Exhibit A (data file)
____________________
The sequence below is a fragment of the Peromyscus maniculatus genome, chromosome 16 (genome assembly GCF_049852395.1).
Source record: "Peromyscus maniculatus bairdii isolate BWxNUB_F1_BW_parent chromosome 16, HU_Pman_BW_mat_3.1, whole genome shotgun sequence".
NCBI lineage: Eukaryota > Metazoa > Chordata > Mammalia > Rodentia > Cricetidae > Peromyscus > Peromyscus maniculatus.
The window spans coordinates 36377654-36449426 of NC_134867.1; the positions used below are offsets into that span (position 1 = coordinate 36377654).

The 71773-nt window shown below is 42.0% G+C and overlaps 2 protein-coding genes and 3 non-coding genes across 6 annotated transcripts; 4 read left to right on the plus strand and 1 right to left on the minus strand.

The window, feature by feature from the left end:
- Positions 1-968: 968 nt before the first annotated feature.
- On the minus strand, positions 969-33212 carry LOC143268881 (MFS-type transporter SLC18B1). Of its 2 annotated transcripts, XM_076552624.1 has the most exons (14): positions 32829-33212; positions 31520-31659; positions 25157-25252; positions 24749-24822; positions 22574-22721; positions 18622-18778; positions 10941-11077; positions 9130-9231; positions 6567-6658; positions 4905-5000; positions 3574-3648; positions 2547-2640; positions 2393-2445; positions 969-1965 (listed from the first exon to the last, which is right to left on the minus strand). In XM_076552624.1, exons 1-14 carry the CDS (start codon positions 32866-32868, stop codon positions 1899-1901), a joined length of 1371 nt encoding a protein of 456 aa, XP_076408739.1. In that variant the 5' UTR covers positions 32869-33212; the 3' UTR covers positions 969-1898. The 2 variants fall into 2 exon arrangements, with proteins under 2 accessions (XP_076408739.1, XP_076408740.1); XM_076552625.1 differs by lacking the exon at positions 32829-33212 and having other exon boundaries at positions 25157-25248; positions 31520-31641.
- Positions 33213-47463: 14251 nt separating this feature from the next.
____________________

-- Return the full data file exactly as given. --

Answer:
The sequence below is a fragment of the Peromyscus maniculatus genome, chromosome 16 (genome assembly GCF_049852395.1).
Source record: "Peromyscus maniculatus bairdii isolate BWxNUB_F1_BW_parent chromosome 16, HU_Pman_BW_mat_3.1, whole genome shotgun sequence".
NCBI lineage: Eukaryota > Metazoa > Chordata > Mammalia > Rodentia > Cricetidae > Peromyscus > Peromyscus maniculatus.
The window spans coordinates 36377654-36449426 of NC_134867.1; the positions used below are offsets into that span (position 1 = coordinate 36377654).

The 71773-nt window shown below is 42.0% G+C and overlaps 2 protein-coding genes and 3 non-coding genes across 6 annotated transcripts; 4 read left to right on the plus strand and 1 right to left on the minus strand.

The window, feature by feature from the left end:
- Positions 1-968: 968 nt before the first annotated feature.
- On the minus strand, positions 969-33212 carry LOC143268881 (MFS-type transporter SLC18B1). Of its 2 annotated transcripts, XM_076552624.1 has the most exons (14): positions 32829-33212; positions 31520-31659; positions 25157-25252; positions 24749-24822; positions 22574-22721; positions 18622-18778; positions 10941-11077; positions 9130-9231; positions 6567-6658; positions 4905-5000; positions 3574-3648; positions 2547-2640; positions 2393-2445; positions 969-1965 (listed from the first exon to the last, which is right to left on the minus strand). In XM_076552624.1, exons 1-14 carry the CDS (start codon positions 32866-32868, stop codon positions 1899-1901), a joined length of 1371 nt encoding a protein of 456 aa, XP_076408739.1. In that variant the 5' UTR covers positions 32869-33212; the 3' UTR covers positions 969-1898. The 2 variants fall into 2 exon arrangements, with proteins under 2 accessions (XP_076408739.1, XP_076408740.1); XM_076552625.1 differs by lacking the exon at positions 32829-33212 and having other exon boundaries at positions 25157-25248; positions 31520-31641.
- Positions 33213-47463: 14251 nt separating this feature from the next.